FIG. 5 is a rear view of the face mask.
The face mask, generally indicated as 10, consists of three basic sections, a three-dimensional front face section 12, an overlying hat section 14 and a rearwardly located mask support layer 16 (see FIG. 5). The mask support layer 16 basically corresponds to the planar projection of the three-dimensional face section 12. Mask support layer 16, preferably made of a felt-like substance, is provided with a pair of eye apertures or holes 18, such that the face mask 10, when worn by an individual, allows that individual full visibility. In addition, as can also be seen in FIG. 5, the mask support layer 16 is provided with a nose aperture or hole 20, centrally located in the support layer and slightly beneath eye apertures 18 which, of course, themselves, are located basically symmetrically along a vertical line, in much the manner as a normal face. In order to secure the face mask 10 to the wearer's head an elastic band 22 is sewn at two points, 23 and 24.
The face section 12 presents a three-dimensional surface and is, therefore, an extremely realistic yet artificial face mask. An outer "skin" 26 made of an elastic, nylon or stocking material substantially covers the entire outside surface of the face section 12. The skin 26, if made from a "natural" color woman's stocking, provides a realistic color for the face mask. The skin 26 is sewn or otherwise conventionally adhered to the outside perimeter of the support layer 16. Located between the inside surface of the skin 26 and the inside of the support layer 16 is a material accumulation pocket 28. The material accumulation pocket 28 is stuffed with a lightweight cotton-like material 30 which thereby gives the face mask 10 its three-dimensionality and, yet, maintains the lightweightness and breatheability of the overall mask. The material accumulation pockets 28 are selectively provided with accumulations of the cotton-like material 30, to give the face section 12 its desired realistic looking face; for example, more material 30 would be provided in the area of the face sections, cheeks 32 (see FIG. 1), than would be provided at the face section, chin 34. This, of course, depends upon the particular design of the face mask selected to be made and manufactured.
In addition, selected areas of the face mask 10, including the skin 26, the cotton-like material 30 and the support layer 16 can be sewn together, see, for example, crowsfeet 36 and lower lip 38 of FIG. 1, to provide additional design characteristics to the face mask. Also, whether as a wholly separate unit originally made and then sewn onto the face mask or whether integrally made along with the face section 12, itself, a nose 40 is provided which, too, consists of an outer skin 26 suitably shaped and selectively sewn, containing the cotton-like material 30 therein. As can be seen in FIGS. 2, 3 and 4, selected portions of the face mask 10 are sewn, indicated by stitches 42, which serve to increase the designability of the product and to give the mask superior, realistic looking features. FIG. 2 shows that the nose 40 is sewn at 44 to the face section 12 and protrudes downwardly and outwardly over the nose aperture or hole 20 in the support layer 16. Thus, when the mask is worn, the individual's nose will slightly protrude into the space created by the nose 40 and the nose aperture 20 and this, too, contributes to the overall comfort in wearing this face mask.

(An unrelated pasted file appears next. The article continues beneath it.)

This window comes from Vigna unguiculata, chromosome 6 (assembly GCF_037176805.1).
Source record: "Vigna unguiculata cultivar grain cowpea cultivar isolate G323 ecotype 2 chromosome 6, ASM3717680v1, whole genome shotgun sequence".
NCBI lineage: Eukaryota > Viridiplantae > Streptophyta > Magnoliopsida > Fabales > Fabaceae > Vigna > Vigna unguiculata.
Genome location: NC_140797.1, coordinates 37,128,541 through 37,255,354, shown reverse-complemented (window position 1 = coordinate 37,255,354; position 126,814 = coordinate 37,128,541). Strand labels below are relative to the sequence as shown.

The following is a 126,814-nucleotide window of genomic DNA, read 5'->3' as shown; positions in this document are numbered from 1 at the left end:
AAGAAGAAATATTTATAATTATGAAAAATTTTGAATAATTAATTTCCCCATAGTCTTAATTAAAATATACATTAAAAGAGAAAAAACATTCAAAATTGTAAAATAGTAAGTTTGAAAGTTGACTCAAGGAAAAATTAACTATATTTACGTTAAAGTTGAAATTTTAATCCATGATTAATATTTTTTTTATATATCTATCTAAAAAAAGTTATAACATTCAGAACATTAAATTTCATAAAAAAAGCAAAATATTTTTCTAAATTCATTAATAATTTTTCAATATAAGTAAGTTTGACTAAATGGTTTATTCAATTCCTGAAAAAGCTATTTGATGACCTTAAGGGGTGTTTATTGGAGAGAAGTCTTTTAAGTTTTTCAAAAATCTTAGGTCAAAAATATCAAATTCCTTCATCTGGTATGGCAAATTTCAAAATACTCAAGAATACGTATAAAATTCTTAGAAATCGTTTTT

In accordance with this preferred embodiment of the present invention, a three-dimensional looking hat 14 made from a thin layer of felt material is attached to the top portion of the face section 12 by being stitched, glued or otherwise adhered to the skin 26 as at 45. The hat 14 has a ribbon 46 which serves a decorative function and, in addition, adds three-dimensional perspective. The hat is also provided with a brim 48 protruding forwardly and outwardly from ribbon 46 and the brim 48 has a finished edge 50 sewn around the edge of brim 48. In addition, this particular embodiment is provided with cotton-like hair, suitably brushed and colored to provide an artificial mustache 52, eyebrows 54 and side hair pieces 56.
Eye bags 58 are provided to this mask by selective sewing and accumulation of material within eye bag areas 60, which areas are delineated by sewn stitches 62.
Thus, as described, an artificial face mask is provided which is extremely lightweight and comfortable to wear, is breatheable, insofar as air and oxygen are allowed to circulate to the wearer's face and, therefore, the mask is extremely comfortable to wear. Furthermore, an extremely attractive three-dimensional mask is provided which can be manufactured with basically the same materials into a huge variety of individualized face masks, so that each face mask manufactured off an assembly line will basically appear as unique, i.e., one of a kind. Clearly, this is a highly desirable object. By selectively accumulating the material within the material accumulation pocket, defined as the area between the skin-like material 26 and the back support layer 16, and by selectively sewing those areas in place, the mask can be designed and configured as desired. In addition, it should also be appreciated that the use of the cotton material as the material accumulated within the pocket and the nylon or stocking material as the exterior skin of the mask, also allows cosmetic materials, e.g., blush, eyeliner, etc. to be used to further enhance the realistic looking features of the mask.
It should be understood, of course, that the specific form of the invention herein illustrated and described is intended to be representative only, as certain changes may be made therein without departing from the clear teachings of the disclosure. Accordingly, reference should be made to the following appended claims in determining the full scope of the invention.
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|U.S. Classification||2/206, 446/369, 446/27|
|Aug 6, 1990||FPAY||Fee payment|
Year of fee payment: 4
|May 7, 1992||AS||Assignment|
Owner name: FLEET BANK, NATIONAL ASSOCIATION, CONNECTICUT
Free format text: SECURITY INTEREST;ASSIGNOR:TOPSTONE INDUSTRIES, INC.;REEL/FRAME:006101/0746
Effective date: 19920504
|Feb 28, 1994||FPAY||Fee payment|
Year of fee payment: 8
|Sep 15, 1998||REMI||Maintenance fee reminder mailed|
|Feb 21, 1999||LAPS||Lapse for failure to pay maintenance fees|
|May 4, 1999||FP||Expired due to failure to pay maintenance fee|
Effective date: 19990224